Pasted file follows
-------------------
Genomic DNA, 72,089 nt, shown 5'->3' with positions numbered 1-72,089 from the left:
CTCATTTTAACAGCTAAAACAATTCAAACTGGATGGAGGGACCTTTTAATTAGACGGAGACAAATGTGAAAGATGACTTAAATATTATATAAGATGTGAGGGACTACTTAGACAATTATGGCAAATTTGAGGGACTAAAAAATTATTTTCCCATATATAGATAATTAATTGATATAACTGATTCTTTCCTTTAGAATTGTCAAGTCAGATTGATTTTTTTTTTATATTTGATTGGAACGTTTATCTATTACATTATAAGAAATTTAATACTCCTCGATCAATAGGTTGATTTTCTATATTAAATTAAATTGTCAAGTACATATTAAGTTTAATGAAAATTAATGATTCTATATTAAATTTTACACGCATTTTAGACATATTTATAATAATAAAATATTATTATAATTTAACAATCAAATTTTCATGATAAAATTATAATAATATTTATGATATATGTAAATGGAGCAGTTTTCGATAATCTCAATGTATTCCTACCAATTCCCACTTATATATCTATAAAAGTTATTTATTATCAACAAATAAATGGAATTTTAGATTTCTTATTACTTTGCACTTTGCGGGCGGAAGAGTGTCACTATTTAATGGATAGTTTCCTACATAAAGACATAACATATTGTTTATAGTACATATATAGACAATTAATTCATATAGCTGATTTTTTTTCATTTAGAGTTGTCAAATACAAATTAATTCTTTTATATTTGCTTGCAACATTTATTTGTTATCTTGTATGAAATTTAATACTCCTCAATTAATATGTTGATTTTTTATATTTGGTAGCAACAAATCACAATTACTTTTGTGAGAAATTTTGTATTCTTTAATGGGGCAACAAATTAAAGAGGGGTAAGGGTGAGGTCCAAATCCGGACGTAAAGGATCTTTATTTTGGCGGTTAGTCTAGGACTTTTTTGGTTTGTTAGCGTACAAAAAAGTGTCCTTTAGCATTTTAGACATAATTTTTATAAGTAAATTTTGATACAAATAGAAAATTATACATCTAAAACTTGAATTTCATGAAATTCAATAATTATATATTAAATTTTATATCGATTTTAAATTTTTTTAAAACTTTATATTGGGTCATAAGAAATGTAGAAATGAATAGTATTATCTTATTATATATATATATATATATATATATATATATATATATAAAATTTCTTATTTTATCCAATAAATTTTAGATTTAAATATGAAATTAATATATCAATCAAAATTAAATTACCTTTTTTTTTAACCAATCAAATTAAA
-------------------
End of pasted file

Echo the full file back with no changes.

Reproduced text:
Genomic DNA, 72,089 nt, shown 5'->3' with positions numbered 1-72,089 from the left:
CTCATTTTAACAGCTAAAACAATTCAAACTGGATGGAGGGACCTTTTAATTAGACGGAGACAAATGTGAAAGATGACTTAAATATTATATAAGATGTGAGGGACTACTTAGACAATTATGGCAAATTTGAGGGACTAAAAAATTATTTTCCCATATATAGATAATTAATTGATATAACTGATTCTTTCCTTTAGAATTGTCAAGTCAGATTGATTTTTTTTTTATATTTGATTGGAACGTTTATCTATTACATTATAAGAAATTTAATACTCCTCGATCAATAGGTTGATTTTCTATATTAAATTAAATTGTCAAGTACATATTAAGTTTAATGAAAATTAATGATTCTATATTAAATTTTACACGCATTTTAGACATATTTATAATAATAAAATATTATTATAATTTAACAATCAAATTTTCATGATAAAATTATAATAATATTTATGATATATGTAAATGGAGCAGTTTTCGATAATCTCAATGTATTCCTACCAATTCCCACTTATATATCTATAAAAGTTATTTATTATCAACAAATAAATGGAATTTTAGATTTCTTATTACTTTGCACTTTGCGGGCGGAAGAGTGTCACTATTTAATGGATAGTTTCCTACATAAAGACATAACATATTGTTTATAGTACATATATAGACAATTAATTCATATAGCTGATTTTTTTTCATTTAGAGTTGTCAAATACAAATTAATTCTTTTATATTTGCTTGCAACATTTATTTGTTATCTTGTATGAAATTTAATACTCCTCAATTAATATGTTGATTTTTTATATTTGGTAGCAACAAATCACAATTACTTTTGTGAGAAATTTTGTATTCTTTAATGGGGCAACAAATTAAAGAGGGGTAAGGGTGAGGTCCAAATCCGGACGTAAAGGATCTTTATTTTGGCGGTTAGTCTAGGACTTTTTTGGTTTGTTAGCGTACAAAAAAGTGTCCTTTAGCATTTTAGACATAATTTTTATAAGTAAATTTTGATACAAATAGAAAATTATACATCTAAAACTTGAATTTCATGAAATTCAATAATTATATATTAAATTTTATATCGATTTTAAATTTTTTTAAAACTTTATATTGGGTCATAAGAAATGTAGAAATGAATAGTATTATCTTATTATATATATATATATATATATATATATATATATATATAAAATTTCTTATTTTATCCAATAAATTTTAGATTTAAATATGAAATTAATATATCAATCAAAATTAAATTACCTTTTTTTTTAACCAATCAAATTAAA